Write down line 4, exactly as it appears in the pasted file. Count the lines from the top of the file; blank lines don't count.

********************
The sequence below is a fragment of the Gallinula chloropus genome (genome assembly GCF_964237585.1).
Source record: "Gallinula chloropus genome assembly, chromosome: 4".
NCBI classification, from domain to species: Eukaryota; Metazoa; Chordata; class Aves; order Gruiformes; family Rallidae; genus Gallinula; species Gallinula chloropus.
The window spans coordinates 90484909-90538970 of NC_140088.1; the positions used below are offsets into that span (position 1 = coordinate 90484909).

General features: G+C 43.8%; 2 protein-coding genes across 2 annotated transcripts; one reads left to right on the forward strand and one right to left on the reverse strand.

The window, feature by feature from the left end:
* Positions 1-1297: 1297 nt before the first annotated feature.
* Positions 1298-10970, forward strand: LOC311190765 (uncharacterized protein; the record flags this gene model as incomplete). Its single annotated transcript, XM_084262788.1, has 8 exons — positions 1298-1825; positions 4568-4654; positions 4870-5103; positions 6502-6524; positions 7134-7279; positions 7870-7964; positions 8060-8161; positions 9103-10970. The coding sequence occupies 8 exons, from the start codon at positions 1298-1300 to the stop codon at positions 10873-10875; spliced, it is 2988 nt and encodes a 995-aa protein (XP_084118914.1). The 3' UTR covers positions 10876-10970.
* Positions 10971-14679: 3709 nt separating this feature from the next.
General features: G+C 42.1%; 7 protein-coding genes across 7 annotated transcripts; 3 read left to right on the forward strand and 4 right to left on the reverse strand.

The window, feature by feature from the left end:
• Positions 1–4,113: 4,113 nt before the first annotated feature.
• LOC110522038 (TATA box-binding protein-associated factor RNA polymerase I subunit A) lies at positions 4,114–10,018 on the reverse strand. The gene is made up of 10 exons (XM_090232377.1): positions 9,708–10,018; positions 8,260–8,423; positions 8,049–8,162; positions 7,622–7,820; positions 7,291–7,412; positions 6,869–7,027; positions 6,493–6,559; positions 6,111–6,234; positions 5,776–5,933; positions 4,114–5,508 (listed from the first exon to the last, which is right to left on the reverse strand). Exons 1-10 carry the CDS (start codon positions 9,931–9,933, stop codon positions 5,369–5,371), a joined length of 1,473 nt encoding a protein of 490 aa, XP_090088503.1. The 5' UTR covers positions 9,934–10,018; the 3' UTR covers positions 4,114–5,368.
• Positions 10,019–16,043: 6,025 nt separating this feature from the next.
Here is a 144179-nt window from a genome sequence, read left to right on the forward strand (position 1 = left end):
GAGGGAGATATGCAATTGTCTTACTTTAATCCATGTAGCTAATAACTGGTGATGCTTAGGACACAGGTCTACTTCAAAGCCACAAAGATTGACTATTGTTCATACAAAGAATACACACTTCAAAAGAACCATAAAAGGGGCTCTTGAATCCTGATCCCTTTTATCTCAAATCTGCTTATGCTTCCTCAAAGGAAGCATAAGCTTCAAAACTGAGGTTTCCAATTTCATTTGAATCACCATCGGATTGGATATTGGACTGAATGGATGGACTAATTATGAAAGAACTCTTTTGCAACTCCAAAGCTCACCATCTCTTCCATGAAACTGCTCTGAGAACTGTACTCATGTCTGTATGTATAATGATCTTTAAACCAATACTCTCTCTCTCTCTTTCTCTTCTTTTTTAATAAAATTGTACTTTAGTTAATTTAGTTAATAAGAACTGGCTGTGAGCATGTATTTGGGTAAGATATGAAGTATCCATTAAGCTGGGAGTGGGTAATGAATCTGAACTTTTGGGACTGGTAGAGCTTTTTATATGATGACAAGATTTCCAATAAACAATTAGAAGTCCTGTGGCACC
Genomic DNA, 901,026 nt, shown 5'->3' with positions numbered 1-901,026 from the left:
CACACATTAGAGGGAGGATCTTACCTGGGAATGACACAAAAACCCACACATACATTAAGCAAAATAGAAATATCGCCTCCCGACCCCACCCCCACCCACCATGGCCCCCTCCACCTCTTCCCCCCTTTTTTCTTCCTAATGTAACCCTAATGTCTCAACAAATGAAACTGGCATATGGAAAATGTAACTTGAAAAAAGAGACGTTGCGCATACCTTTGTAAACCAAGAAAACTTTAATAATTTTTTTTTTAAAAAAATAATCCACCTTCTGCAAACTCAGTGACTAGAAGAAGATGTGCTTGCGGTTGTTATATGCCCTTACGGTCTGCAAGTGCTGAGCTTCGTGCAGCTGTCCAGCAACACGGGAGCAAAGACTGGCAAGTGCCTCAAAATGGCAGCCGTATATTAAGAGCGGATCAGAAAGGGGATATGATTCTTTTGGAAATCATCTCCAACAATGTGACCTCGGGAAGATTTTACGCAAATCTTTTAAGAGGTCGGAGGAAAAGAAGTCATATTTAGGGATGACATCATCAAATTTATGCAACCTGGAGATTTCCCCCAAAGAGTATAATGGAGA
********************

The window spans coordinates 90484909-90538970 of NC_140088.1; the positions used below are offsets into that span (position 1 = coordinate 90484909).